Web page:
Decision date set on Blacks Corner deli plans for Seaburn Tram Shelter on Sunderland seafront
Plans to transform Seaburn’s old tram shelter into a delicatessen are set to be decided by city councillors next month.
The award-winning eatery is the proposed tenant for the shelter – one of three historic buildings being revamped as part of investment from Sunderland City Council and The Coastal Communities Fund.
In November, Blacks Corner submitted an application for listed building consent as a key step towards making the café conversion a reality.
Although plans to change the use of the Grade II-listed Seaburn Tram Shelter to a café have already been granted, listed building consent is required for the physical works.
This includes the removal of internal partitions and seating, restoring the fish-scale roof and cast-iron pillars, erecting glazed timber panels to enclose the building and various other works.
Residents have previously raised concerns and a petition about changes to the shelter, but applicants say the plans would be sympathetic to its history while creating an attractive addition to the seaside offer.
Councillors on the Planning and Highways (East) Committee are expected to rule on the proposals when they next meet on Wednesday, January 5 2022.
According to a report prepared for the panel a total of 31 representations have been submitted to the council during public consultation, including 25 offering support for the proposals and six raising objections.
Comments from supporters claim the plans would “uplift the heritage value of the building” and “breathe new life” into it, as well as boosting footfall to the area and helping to reduce antisocial behaviour.
Meanwhile, objectors say the plans would “amount to a significant loss of heritage” and that other sites should be utilised or converted to bring forward the hospitality use.
Objectors also noted a previous petition of more than 2,600 signatures against the change of use of the tram shelter as an “indication of local opposition to the plan.”
Council planners, in a committee report, state the petition was prepared “outside of the listed building consent application process.”
They added that the physical works to the Seaburn Tram Shelter, on balance, would be acceptable and have recommended the plans for approval.
The committee report reads: “Whilst the comments raised within the objections are noted and clearly set out the importance of the shelter, officers are of the view that the submitted proposals will give this cherished local heritage asset a viable use that will serve to sustain and enhance its significance into the future, whilst making a positive contribution to local character and distinctiveness.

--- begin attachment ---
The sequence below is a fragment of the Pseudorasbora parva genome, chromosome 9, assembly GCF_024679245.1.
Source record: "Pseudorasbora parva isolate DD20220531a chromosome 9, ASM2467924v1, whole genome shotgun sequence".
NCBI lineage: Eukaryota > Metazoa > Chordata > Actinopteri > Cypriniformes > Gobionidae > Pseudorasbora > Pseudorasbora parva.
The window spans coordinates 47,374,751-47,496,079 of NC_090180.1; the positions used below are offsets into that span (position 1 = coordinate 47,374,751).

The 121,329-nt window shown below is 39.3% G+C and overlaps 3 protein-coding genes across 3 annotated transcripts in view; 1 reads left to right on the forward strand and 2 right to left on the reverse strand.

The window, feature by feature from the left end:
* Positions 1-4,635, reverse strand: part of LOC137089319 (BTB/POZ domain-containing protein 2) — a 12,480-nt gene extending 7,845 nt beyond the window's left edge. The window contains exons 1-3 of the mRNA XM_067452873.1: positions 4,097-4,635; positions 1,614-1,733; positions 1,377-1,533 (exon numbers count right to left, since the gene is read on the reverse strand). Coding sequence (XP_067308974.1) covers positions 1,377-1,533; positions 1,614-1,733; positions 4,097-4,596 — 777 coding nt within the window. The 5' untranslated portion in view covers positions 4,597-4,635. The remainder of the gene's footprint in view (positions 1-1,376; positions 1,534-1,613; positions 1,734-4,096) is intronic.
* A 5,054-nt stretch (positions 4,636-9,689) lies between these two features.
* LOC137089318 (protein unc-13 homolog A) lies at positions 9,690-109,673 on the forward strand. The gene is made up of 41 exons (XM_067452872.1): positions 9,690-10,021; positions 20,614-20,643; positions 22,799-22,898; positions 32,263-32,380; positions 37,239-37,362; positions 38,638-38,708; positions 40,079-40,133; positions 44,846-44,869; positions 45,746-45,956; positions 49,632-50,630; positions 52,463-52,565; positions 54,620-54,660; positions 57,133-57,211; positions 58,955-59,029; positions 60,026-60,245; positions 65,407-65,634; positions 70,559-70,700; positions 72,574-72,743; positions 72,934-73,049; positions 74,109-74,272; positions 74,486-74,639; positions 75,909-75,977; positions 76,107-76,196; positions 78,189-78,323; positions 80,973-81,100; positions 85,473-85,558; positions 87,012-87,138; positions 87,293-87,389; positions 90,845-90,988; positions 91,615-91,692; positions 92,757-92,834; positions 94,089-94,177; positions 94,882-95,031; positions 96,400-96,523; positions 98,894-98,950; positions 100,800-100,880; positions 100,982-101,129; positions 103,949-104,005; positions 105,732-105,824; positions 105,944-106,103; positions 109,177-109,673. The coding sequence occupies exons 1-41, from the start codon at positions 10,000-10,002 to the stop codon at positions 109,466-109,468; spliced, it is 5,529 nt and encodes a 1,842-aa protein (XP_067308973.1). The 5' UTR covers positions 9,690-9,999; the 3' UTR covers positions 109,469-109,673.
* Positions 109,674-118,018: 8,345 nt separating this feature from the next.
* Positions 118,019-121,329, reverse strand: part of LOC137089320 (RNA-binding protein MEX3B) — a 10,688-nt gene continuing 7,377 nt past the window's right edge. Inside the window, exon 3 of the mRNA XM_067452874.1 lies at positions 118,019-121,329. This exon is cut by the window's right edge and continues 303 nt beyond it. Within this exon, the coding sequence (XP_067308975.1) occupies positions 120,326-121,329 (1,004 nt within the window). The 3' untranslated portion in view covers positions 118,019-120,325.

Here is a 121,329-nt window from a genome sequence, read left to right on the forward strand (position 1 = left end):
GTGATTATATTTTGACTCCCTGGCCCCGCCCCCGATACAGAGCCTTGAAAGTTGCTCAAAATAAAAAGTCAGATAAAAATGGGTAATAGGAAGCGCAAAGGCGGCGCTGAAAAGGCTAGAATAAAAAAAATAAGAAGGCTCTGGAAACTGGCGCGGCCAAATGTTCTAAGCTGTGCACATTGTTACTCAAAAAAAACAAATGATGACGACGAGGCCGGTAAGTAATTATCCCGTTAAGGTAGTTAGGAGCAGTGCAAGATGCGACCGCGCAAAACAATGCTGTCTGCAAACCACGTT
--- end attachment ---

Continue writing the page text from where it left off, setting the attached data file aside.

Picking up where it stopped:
“On balance, the proposals are considered to have a positive impact on the listed building by conserving and sustaining its significance into the future.
“The proposals will importantly address the immediate repair and conservation needs of the building and give a distinctive and locally valued heritage asset a sustainable future that will further add to the leisure offer, visitor facilities and overall vibrancy and on-going regeneration of the seafront.”
Comments from the County Archaeologist, included in the planning report, say the shelter is “considered to be rare in a national context as it remains a largely intact example of an early 20th century tram shelter.”
The shelter is also classed as “historically important” due to its “connection to tram-era public transport in Sunderland and the role of this transport network during the heyday of the English seaside.”
Applicant Blacks Corner already has experience in transforming period buildings after breathing new life into its corner site in East Boldon and naming it after the colloquial village term for the site.
As part of plans for the Seaburn Tram Shelter, Blacks Corner aims to bring its offer to the seaside including British farm produce, luxury hampers and a delicatessen.
Councillors on the Planning and Highways (East) Committee will discuss the listed building consent application at their next meeting on January 5 2022.
The meeting starts at 5.30pm at City Hall and will be open to the public.